All About Italian Pork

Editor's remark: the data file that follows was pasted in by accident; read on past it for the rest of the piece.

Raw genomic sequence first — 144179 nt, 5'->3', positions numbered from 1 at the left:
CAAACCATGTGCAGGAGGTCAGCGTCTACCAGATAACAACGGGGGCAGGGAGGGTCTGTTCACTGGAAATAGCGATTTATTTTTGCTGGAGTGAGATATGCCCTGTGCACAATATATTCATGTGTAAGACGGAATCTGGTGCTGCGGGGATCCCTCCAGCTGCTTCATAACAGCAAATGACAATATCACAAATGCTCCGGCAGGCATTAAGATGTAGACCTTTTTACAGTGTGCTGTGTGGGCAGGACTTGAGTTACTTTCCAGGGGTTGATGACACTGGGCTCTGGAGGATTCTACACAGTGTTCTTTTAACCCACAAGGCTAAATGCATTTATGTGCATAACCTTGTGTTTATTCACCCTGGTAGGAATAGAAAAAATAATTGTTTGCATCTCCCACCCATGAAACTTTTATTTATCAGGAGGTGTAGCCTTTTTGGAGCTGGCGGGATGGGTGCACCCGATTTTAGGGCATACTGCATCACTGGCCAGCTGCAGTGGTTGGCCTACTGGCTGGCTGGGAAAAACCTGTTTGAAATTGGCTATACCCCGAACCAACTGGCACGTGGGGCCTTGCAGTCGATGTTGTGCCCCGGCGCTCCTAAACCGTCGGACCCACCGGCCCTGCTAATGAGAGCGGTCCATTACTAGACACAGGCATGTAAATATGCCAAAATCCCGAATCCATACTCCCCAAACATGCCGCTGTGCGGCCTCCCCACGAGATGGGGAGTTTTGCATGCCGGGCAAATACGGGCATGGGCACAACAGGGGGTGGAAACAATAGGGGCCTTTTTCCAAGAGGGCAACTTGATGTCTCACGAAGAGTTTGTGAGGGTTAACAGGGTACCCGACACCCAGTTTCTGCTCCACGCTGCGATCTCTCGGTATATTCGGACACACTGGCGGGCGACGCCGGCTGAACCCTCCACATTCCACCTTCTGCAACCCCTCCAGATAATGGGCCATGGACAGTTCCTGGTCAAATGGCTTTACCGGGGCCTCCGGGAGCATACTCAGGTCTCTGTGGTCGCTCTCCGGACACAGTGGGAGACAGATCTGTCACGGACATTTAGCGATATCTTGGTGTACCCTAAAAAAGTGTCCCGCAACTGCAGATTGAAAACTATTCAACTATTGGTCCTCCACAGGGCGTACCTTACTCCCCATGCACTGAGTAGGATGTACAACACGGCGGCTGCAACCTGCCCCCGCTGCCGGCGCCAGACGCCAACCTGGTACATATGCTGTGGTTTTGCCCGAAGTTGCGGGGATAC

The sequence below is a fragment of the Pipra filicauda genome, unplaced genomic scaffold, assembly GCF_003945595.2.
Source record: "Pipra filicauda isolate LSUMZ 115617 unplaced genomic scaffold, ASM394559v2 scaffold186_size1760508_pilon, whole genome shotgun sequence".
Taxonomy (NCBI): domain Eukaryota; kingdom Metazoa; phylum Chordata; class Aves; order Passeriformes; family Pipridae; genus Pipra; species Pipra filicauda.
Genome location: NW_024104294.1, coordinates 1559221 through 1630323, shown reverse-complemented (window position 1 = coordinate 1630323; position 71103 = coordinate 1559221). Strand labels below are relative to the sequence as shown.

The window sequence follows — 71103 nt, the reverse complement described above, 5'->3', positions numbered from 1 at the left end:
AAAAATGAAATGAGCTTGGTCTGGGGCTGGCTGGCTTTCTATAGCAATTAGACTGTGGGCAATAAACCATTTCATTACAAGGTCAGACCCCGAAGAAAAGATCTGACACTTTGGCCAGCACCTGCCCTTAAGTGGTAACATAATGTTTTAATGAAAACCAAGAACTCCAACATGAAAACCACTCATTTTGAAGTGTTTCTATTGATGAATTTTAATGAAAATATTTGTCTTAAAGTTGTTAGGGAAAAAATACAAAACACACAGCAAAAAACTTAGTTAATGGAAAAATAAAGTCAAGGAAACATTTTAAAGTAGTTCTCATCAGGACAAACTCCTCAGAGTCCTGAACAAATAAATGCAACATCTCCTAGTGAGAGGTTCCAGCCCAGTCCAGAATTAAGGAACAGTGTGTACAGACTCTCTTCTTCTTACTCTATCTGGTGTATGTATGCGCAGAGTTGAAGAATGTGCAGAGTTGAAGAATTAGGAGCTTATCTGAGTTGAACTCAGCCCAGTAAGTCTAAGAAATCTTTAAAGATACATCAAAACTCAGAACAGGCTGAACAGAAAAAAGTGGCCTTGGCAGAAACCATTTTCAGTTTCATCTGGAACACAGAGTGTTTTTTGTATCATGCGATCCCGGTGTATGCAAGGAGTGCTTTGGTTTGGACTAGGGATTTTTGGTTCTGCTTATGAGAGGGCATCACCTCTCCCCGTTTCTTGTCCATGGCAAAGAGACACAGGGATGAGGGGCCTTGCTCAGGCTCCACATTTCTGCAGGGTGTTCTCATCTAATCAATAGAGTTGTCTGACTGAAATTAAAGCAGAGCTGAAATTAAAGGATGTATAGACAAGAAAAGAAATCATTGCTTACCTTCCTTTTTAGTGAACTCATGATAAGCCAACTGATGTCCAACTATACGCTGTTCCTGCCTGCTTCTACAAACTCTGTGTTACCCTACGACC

Italians love their pork! Air-cured meats such as Culatello, Coppa, Pancetta, Guanciale & Lardo are staple delicacies hailing from many regions in Italy. Culatello di Zibello (D.O.P.) In my opinion, if there is a “best of all” among the very best of Italian salumeria, it is the Culatello di Zibello (D.O.P.), made in Emilia-Romagna, particularly in the small town of Zibello. Culatello is a unique specialty made with the back of the pig’s haunches. As specified by its D.O.P. label, the pigs used to make this delicacy must be bred and raised only in this particular region, where they are fed fresh grains and cereals, as well as the whey and leftovers from the production of the famous parmigiano and grana cheese that is made in this area as well. There is something magic in the making of this masterpiece of [[wysiwyg_imageupload::]] salumeria, the Italian craft of preserving and air curing pork meat. Besides the special care in feeding that these hogs receive, a large reason for the extraordinary outcome of this delicacy is due to the unique climactic conditions in this area on the banks of the Po River: foggy, humid winters alternate with long, torrid summers. These regular fluctuations in temperature and humidity favorably affect the aging process. Of course, tremendous care is given to every step in the making of a great culatello: salting, resting, filling of casings, tying, and aging. The ultimate result is a bright red meat with very little white grain or fat; this salume is considered superior to even the celebrated prosciutti of Parma or San Daniele. There is twice as much demand for culatello as there is supply, and as a result, culatello is the priciest salume of all; it costs twice as much as the best prosciutto. But the full, complex taste of culatello is incomparable; quite frankly, it’s magic. If you visit the Emilia-Romagna region one day, you must try it for yourself. Coppa or capocollo Coppa (called capocollo in parts of central and southern Italy) is a wonderfully tasty salume (salted, air-cured pork meat). Though it’s possible to find excellent varieties in many regions of Italy, only two versions of coppa carry the D.O.P. label, ensuring the highest care in production and guaranteeing the product is made only in specific geographic areas: coppa di Piacenza (in Emilia-Romagna) and capocollo di Calabria. Coppa is made with meat from the pig’s neck muscles; it has a cylindrical shape and typically weighs 7 to 10 lbs. The key phases of production for coppa—that is, salting, resting and aging—are very similar to those for prosciutto crudo with some notable differences. Besides salt, typically spices such as black or white pepper, cinnamon, cloves and bay leaves are added to the meat before it is incased in a natural skin and tied up with string; it is then aged from three to six months. Of course, different regions use their own unique recipes for the herbs and spices. For example, in Umbria, capocollo is seasoned with coriander and fennel seeds; in Basilicata, they add local hot pepper powder. Capocollo di Calabria, which is often lightly smoked before aging, tends to be more salty than the coppa made in northern Italy, as are other salumi products from the central southern regions. In general, coppa has a bright red color with some pinkish-white fatty parts, which account in part for its complex taste and rich aroma. Pancetta (air-cured pork belly) Pancetta is made with the same cut of meat used to produce bacon—that is, the “pancia” or belly of the pig. The difference is that pancetta is not smoked, but rather it’s salted and air cured; and there are no sugars added—instead spices like pepper (sometimes hot pepper), fennel seeds, coriander, rosemary and juniper berries are used. The amount of lean streaks of meat in pancetta varies; the color of these lean parts should be rose to red, and pinkish white for the fat. Like most salumi in Italy, pancetta has been made for thousands of years, following methods and traditions that have changed remarkably little over time. There are three types of pancetta: pancetta tesa (flat), pancetta arrotolata (rolled) and pancetta coppata. The first one has the same shape as bacon; it is salted for approximately three to seven days, and then sometimes washed with white wine. Then, the concia (that is, the herbs and spices used for curing) is applied to the parts not covered by skin; the pieces are then [[wysiwyg_imageupload::]] left to mature in cellars or special temperature-and-humidity controlled rooms for two to three months. The second type, pancetta arrotolata is rolled so that the concia ends up inside the pancetta; it is then usually encased in a natural skin and tied. This version of pancetta is often slightly leaner than the flat version. Pancetta coppata is a slice of pork belly, salted and treated with spices, and then rolled over a very lean loin of pork. It’s truly exquisite, especially if it’s made the artisanal way. Two renowned pancette (plural form) are the Piacentina (D.O.P.) from Emilia-Romagna and pancetta Calabrese (D.O.P.), though very good pancette are made in many other regions as well. In Italy, there is also air-cured lard which is taken from the shoulder and back of the pig. The most famous versions of this are lardo di Colonnata, I.G.P. from Tuscany and lardo d’Arnaud, D.O.P (from Val d’Aosta). In Italy, both pancetta and lardo are often eaten simply with bread; they are also widely used in cuisine, especially pancetta. For example, thin slices of pancetta are often rolled, together with rosemary, around veal, beef or turkey roasts to keep them moist while cooking. Pancetta is often used with eggs, such as in frittate, as well as for cooking potatoes, soups and numerous pasta dishes. Guanciale (Pigs cheeks) This is a traditional and ancient specialty of Lazio and Umbria, though nowadays other regions in Italy are producing guanciale and achieving very good results. Guancia, which means “cheek” in Italian, is the meat derived from the jowls of the pig. In the countryside of central Italy, it’s a common sight to see these triangular pieces of meat hanging to dry in shops and cellars. Though the seasoning and aging of guanciale are very similar to pancetta, if you’ve ever tasted a good guanciale you know the difference. Guanciale often has a couple of streaks of lean pink meat and is surrounded by a delicate, sweet-tasting fat. It’s a real delicacy—a bit stronger than pancetta, with a fuller flavor. For centuries, guanciale was an important part of the farm workers’ outdoor meal in the fields, eaten sparingly with bread. A little slice of guanciale along with pecorino, some bread, and a jug of wine would have cheered up even the most tired peasant. Roman cuisine long ago adopted guanciale and created two masterpieces: spaghetti or bucatini all’Amatriciana and spaghetti alla carbonara. Only pecorino—never parmigiano—is served with them.